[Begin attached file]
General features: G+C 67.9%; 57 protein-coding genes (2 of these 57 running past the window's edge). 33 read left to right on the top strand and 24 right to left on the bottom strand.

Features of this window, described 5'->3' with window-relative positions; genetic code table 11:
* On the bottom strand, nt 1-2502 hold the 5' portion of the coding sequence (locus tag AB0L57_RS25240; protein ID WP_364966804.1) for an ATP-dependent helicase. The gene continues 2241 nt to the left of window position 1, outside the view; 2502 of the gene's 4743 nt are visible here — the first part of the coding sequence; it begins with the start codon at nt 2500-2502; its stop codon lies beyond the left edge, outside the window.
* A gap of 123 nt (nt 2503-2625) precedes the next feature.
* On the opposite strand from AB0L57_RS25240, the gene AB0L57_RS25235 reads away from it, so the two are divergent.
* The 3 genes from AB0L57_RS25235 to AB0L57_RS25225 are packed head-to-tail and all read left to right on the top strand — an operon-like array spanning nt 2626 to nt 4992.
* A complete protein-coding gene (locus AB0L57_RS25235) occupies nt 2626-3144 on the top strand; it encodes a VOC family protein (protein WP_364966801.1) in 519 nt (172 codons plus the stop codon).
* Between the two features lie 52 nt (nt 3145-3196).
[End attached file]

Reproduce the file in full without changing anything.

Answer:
General features: G+C 67.9%; 57 protein-coding genes (2 of these 57 running past the window's edge). 33 read left to right on the top strand and 24 right to left on the bottom strand.

Features of this window, described 5'->3' with window-relative positions; genetic code table 11:
* On the bottom strand, nt 1-2502 hold the 5' portion of the coding sequence (locus tag AB0L57_RS25240; protein ID WP_364966804.1) for an ATP-dependent helicase. The gene continues 2241 nt to the left of window position 1, outside the view; 2502 of the gene's 4743 nt are visible here — the first part of the coding sequence; it begins with the start codon at nt 2500-2502; its stop codon lies beyond the left edge, outside the window.
* A gap of 123 nt (nt 2503-2625) precedes the next feature.
* On the opposite strand from AB0L57_RS25240, the gene AB0L57_RS25235 reads away from it, so the two are divergent.
* The 3 genes from AB0L57_RS25235 to AB0L57_RS25225 are packed head-to-tail and all read left to right on the top strand — an operon-like array spanning nt 2626 to nt 4992.
* A complete protein-coding gene (locus AB0L57_RS25235) occupies nt 2626-3144 on the top strand; it encodes a VOC family protein (protein WP_364966801.1) in 519 nt (172 codons plus the stop codon).
* Between the two features lie 52 nt (nt 3145-3196).